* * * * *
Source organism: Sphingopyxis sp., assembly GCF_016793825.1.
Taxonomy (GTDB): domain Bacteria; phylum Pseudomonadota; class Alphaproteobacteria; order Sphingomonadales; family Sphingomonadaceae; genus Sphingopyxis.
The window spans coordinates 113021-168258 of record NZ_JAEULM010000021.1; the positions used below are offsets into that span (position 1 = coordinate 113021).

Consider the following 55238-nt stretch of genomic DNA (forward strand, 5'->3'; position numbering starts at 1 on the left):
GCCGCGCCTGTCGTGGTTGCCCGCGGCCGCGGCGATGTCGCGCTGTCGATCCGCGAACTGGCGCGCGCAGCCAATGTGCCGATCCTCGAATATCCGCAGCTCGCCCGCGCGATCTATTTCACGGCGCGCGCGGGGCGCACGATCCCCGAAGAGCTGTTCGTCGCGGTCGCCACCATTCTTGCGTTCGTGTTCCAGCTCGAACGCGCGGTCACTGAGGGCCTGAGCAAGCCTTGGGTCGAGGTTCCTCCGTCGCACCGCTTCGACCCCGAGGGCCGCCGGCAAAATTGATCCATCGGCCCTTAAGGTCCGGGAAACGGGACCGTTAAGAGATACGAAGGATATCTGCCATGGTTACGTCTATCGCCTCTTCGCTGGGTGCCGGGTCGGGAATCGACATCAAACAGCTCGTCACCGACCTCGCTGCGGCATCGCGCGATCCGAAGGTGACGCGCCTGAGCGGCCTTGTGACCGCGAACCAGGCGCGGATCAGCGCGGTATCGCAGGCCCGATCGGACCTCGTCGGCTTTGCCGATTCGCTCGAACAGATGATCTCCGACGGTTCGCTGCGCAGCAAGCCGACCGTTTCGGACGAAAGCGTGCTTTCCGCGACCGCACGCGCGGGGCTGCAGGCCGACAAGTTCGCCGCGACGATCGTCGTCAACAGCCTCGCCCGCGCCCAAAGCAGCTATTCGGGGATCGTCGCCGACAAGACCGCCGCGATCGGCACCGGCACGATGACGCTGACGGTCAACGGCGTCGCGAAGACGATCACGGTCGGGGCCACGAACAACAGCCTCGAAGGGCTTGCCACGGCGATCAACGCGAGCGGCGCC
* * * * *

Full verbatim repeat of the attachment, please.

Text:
Source organism: Sphingopyxis sp., assembly GCF_016793825.1.
Taxonomy (GTDB): domain Bacteria; phylum Pseudomonadota; class Alphaproteobacteria; order Sphingomonadales; family Sphingomonadaceae; genus Sphingopyxis.
The window spans coordinates 113021-168258 of record NZ_JAEULM010000021.1; the positions used below are offsets into that span (position 1 = coordinate 113021).

Consider the following 55238-nt stretch of genomic DNA (forward strand, 5'->3'; position numbering starts at 1 on the left):
GCCGCGCCTGTCGTGGTTGCCCGCGGCCGCGGCGATGTCGCGCTGTCGATCCGCGAACTGGCGCGCGCAGCCAATGTGCCGATCCTCGAATATCCGCAGCTCGCCCGCGCGATCTATTTCACGGCGCGCGCGGGGCGCACGATCCCCGAAGAGCTGTTCGTCGCGGTCGCCACCATTCTTGCGTTCGTGTTCCAGCTCGAACGCGCGGTCACTGAGGGCCTGAGCAAGCCTTGGGTCGAGGTTCCTCCGTCGCACCGCTTCGACCCCGAGGGCCGCCGGCAAAATTGATCCATCGGCCCTTAAGGTCCGGGAAACGGGACCGTTAAGAGATACGAAGGATATCTGCCATGGTTACGTCTATCGCCTCTTCGCTGGGTGCCGGGTCGGGAATCGACATCAAACAGCTCGTCACCGACCTCGCTGCGGCATCGCGCGATCCGAAGGTGACGCGCCTGAGCGGCCTTGTGACCGCGAACCAGGCGCGGATCAGCGCGGTATCGCAGGCCCGATCGGACCTCGTCGGCTTTGCCGATTCGCTCGAACAGATGATCTCCGACGGTTCGCTGCGCAGCAAGCCGACCGTTTCGGACGAAAGCGTGCTTTCCGCGACCGCACGCGCGGGGCTGCAGGCCGACAAGTTCGCCGCGACGATCGTCGTCAACAGCCTCGCCCGCGCCCAAAGCAGCTATTCGGGGATCGTCGCCGACAAGACCGCCGCGATCGGCACCGGCACGATGACGCTGACGGTCAACGGCGTCGCGAAGACGATCACGGTCGGGGCCACGAACAACAGCCTCGAAGGGCTTGCCACGGCGATCAACGCGAGCGGCGCC